S E E U S O N T H E W E B AT wildlifeworldwide.com 35 Africa / Gabon Evengue Lodge This small island makes a convenient entry or exit point to the park. A safe haven for birds, mammals and reptiles, the Mpivie River has a classic 'jungle' feel to it and is an excellent place for bird and crocodile viewing (Dwarf, Slender-snouted, and Nile Crocodiles occur along the river). The island is also the base for an interesting gorilla rehabilitation project, and the knowledgeable staff will share their experiences with guests. Akaka Tented Camp (dry season) A two hour spectacular boat trip from Loango Lodge, this camp is right at the riverside, overlooking papyrus swamps and high forest. Forest Elephants are frequently in the area along with many other species of animals including (with luck) groups of gorillas. Tassi Bush and Beach Camp (wet season) One hour’s drive from the main lodge this small camp is spread out along a beach ridge, with views of endless forest to the east and the Atlantic to the west. Forest Elephant, Forest Buffalo, Red River Hog and Sitatunga are regularly sighted in this area and in the rainy season many animals regularly feed on the beach, including (occasionally) gorillas. Point St. Catherine Beach Camp Imagine miles and miles of empty beach – perfect for relaxing, taking extended walks, shell collecting or swimming in the sheltered bays. From October to February Leatherback Turtles come to the beach to nest, and from June to September Humpback Whales, Orca and Sperm Whales pass close to the shore with their calves. Lope National Park Lope National Park offers a wonderful patchwork of open savannah scenery and dense rainforest. It is particularly famous for its large numbers of Mandrills, other primates and bird sightings. The main lodge at Lope sits in a beautiful location high above the mighty Ogooue River, with air-conditioned en-suite chalets, but the highlight of a visit to Lope is a visit to the satellite camp of Mikongo - a research station for the study and habituation of gorillas which is run by the Zoological Society of London. Although gorilla-tracking as a specific activity has been suspended until more progress has been made with habituation, the highlight here is wonderful forest walks with knowledgeable local guides. Apart from about 50 local gorillas, other primate species which are regularly seen include Moustached, Putty-nosed and Crowned Monkey and Grey-cheeked mangebey. Other mammals that you are likely to encounter include Forest Elephants, Forest Buffalo, Red River Hogs, Red, Yellow-backed, and Blue Duiker, and perhaps Civets. There are many Leopards here too but they are hard to see. We recommend at least two nights here to maximise wildlife viewing opportunities. Ivindo National Park No trip to Gabon is complete without visiting Ivindo and the fabulous Langoue Bai. This vast swampy clearing in the primeval rainforest has been the feeding and drinking place for Forest Elephants, Forest Buffalo, Sitatunga, Western Lowland Gorillas, and other primates since time began… and it feels like it. The Bai itself is surrounded by towering forest and steep-sided hills, and behind the constant chattering of the birds and insects is the distant rumbling of waterfalls and eery call of the elephants from deep within the trees. This is a place that very few people have ever visited, and which was in fact only discovered two or three years ago. Here you are invited to live alongside researchers in their camp and observe the animals from platforms set up around the edge of the Bai. You may sometimes spend the night on the platform itself and there can be few more wonderful experiences than sitting at the Bai as the sun is setting watching the elephants bathing and the Sitatunga foraging, knowing that at first light this magical landscape will reveal more secrets. This truly is a unique experience to be found nowhere else on earth and despite the overnight train journey and forest trek to reach it, this is considered by most to be the highlight of their trip to Gabon. To fully appreciate this area we recommend three or four nights here. Sâo Tomé & Principe Off the coast of Gabon lies the Democratic Republic of Sâo Tomé and Principe, a handful of small islands and one of the smallest countries in the world. The two main islands are heavily forested and mountainous with idyllic palm-fringed beaches and mangrove swamps. Tourism is still limited to one resort on Principe so the islands are very much off the beaten track. The main draw for most visitors is the chance to relax and the unique flora and fauna, with many endemic species, including 26 endemic birds and 120 plants; among them some of the world’s rarest such as the Dwarf Olive Ibis, the Sâo Tomé Fiscal and Sâo Tomé Grosbeak. Itinerary Suggestions All of our itineraries to Gabon are tailor-made and we know the country well so please do call us to discuss the options. There are a couple of important factors to bear in mind when planning a trip to Gabon. Flights to Gabon are generally with SN Brussels accessing the country by flying into Douala (Cameroon), from where we will organise a light aircraft transfer to Port Gentil (Gabon) and then directly to Loango National Park. It is also possible to fly to Libreville with either Royal Air Maroc (via Casablanca with an overnight stop) or Air France (via Paris). Your length of stay at certain locations may be determined by train schedules, and may involve overnight stops in Libreville. Don’t let this put you off – it is a truly wonderful country! Loango Special Day 1. Depart London for Loango via Douala Day 2. Loango Lodge, 2-nights Day 4. Tassi (October to April) or Akaka (May to September), 3-nights Day 7. Point St Catherine Beach Camp, 1-night Day 8. Evengue, 1-night Day 9. Depart Port Gentil for Douala & London Day 10. Arrive home Loango & Lope Combination Days 1 to 7. As ‘Loango Special’ Day 8. Evengue, 2-nights Day 10. Lope National Park, 2-nights Days 12 to 14. Mikongo, 3-nights Day 15. Port Gentil Day 16. Depart for Douala & London Day 17. Arrive home Highlights of Gabon Days 1 to 6. As ‘Loango Special’ Day 7. Evengue, 1-night Day 8. Langoue Bai, 4-nights Days 12 to 14. Lope National Park, 3-nights Day 15. Port Gentil Day 16. Depart for Douala & London Day 17. Arrive home Sâo Tomé and Principe add-ons are available for all our Gabon itineraries. Mikongo Forest Camp, Lope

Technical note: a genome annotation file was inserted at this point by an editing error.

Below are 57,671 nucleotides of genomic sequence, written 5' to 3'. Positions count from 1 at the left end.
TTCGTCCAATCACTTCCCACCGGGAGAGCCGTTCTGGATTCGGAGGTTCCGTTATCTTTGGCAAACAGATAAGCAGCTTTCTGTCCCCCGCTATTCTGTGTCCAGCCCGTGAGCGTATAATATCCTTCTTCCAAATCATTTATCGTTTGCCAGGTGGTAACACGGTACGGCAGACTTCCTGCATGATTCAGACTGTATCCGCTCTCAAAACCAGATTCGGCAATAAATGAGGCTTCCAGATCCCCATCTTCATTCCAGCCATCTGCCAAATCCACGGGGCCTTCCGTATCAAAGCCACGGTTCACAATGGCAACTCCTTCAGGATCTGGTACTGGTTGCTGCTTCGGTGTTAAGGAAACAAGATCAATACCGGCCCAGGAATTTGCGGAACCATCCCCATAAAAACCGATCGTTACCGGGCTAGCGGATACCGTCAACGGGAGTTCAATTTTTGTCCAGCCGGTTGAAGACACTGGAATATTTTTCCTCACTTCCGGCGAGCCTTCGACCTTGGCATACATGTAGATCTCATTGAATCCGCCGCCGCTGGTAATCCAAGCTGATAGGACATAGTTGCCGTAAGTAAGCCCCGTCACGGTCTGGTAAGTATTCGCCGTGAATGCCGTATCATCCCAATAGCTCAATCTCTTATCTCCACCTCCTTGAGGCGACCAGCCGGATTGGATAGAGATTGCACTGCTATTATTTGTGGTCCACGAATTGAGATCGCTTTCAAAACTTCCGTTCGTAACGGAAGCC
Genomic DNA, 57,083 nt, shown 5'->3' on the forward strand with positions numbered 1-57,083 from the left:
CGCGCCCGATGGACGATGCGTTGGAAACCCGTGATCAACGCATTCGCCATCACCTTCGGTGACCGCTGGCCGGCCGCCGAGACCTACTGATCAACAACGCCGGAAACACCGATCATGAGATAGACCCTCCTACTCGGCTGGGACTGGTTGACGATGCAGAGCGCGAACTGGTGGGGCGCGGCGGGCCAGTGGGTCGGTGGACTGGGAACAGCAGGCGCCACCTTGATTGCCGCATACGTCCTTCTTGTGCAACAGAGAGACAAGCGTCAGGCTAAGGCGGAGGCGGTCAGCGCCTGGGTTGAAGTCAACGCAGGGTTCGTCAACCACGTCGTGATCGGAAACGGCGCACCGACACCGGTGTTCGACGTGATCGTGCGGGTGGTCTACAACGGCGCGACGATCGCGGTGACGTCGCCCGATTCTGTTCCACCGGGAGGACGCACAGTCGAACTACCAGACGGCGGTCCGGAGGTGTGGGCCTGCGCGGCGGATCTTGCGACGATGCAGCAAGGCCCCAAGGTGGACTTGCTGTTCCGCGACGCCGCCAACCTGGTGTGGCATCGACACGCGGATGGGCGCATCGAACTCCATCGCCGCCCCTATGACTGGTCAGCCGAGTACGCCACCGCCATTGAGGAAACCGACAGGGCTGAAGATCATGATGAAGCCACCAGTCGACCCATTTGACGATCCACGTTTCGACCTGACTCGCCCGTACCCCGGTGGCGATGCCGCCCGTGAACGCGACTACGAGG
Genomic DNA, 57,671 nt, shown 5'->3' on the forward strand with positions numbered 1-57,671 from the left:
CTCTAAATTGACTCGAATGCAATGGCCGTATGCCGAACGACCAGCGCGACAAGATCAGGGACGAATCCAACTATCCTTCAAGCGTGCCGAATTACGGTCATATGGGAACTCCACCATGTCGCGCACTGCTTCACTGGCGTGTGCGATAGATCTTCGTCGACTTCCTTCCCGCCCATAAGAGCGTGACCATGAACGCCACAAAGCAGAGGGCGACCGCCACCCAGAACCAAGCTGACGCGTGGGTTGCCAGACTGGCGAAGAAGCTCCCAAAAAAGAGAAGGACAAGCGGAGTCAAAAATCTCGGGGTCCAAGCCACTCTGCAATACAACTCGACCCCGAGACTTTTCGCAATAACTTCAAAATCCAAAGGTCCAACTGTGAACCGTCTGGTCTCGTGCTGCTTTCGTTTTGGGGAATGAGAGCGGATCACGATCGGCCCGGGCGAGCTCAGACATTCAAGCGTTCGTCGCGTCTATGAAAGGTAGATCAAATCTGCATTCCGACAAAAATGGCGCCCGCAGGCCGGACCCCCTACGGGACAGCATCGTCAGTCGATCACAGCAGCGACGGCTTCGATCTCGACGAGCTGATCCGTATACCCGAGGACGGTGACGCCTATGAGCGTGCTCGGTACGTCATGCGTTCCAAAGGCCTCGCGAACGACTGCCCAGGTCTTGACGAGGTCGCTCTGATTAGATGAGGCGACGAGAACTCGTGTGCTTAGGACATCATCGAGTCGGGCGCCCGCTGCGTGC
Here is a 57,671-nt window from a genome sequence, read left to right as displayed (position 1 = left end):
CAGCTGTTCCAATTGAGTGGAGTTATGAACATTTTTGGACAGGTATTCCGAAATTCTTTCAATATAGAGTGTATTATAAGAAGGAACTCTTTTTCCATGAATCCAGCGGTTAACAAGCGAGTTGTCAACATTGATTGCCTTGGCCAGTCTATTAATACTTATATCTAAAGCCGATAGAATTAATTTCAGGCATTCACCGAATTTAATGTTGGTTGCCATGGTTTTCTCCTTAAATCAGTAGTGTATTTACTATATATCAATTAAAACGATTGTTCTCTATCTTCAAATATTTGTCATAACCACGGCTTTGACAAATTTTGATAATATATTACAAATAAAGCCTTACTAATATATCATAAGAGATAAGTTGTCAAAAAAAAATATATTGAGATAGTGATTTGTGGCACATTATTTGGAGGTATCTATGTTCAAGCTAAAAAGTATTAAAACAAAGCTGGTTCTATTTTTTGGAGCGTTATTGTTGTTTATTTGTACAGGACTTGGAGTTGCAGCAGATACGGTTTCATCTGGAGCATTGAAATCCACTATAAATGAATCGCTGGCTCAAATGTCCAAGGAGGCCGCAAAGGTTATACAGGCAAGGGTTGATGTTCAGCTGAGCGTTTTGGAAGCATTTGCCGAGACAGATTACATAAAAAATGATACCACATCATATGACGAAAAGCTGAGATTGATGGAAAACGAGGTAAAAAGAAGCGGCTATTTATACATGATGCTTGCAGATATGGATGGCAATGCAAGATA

RWANDA BURUNDI UGANDA TANZANIA KENYA Samburu Meru Aberdare Maasai Nakuru Mara Serengeti Lake Manyara Mt. Kenya Tarangire Selous Ruaha Saadani Game Reserve Mikumi Mahale Mountains Kitavi Amboseli Tsavo East Tsavo West Pemba Island Zanzibar Island Kidepo National Park Ngorongoro Conservation Area Queen Elizabeth National Park Bwindi Impenetrable Forest Lake Victoria Parc National des Volcans Budongo Forest Reserve Semliki Valley Wildlife Reserve Kibale Forest Kampala Nairobi Lamu Great Ri ft Vall ey Mt. Kilimanjaro Mombasa Dar es Salaam East Africa 36 F O R R E S E R V A T I O N S C A L L U S O N 0845 130 6982 The Migration The migration of millions of White-bearded Wildebeest and hundreds of thousands of Burchell’s Zebra is a sight to behold. Following the rains, these mammals are regularly on the move between Kenya’s Maasai Mara and the Serengeti region in Tanzania, enabling visitors to observe this amazing spectacle at various times of the year in different places. Zebra usually lead the way, with gazelles accompanying the herds for short distances. They move by instinct, nature dictating when to move where, and with grazing taking up some sixteen hours each day, the grass plains are left bare within a matter of days. It is a hazardous journey, with Lion, Leopard, Hyena, Wild Dog, jackal and countless birds of prey constantly on the look out for their next meal, and of course Nile Crocodiles lying in wait at the fast-flowing river crossings such as the Grumeti and the Mara. Rutting occurs along the way, with a peak in births occurring in January and February in the southern region of the Serengeti and the north-western region of the Ngorongoro Conservation Area. Although this further debilitates the herds of wildebeest and zebra, it is known that less than half a percent of new born calves are taken at this time. So although many a life is lost, millions live on, offering us what probably remains the greatest wildlife spectacle on the planet!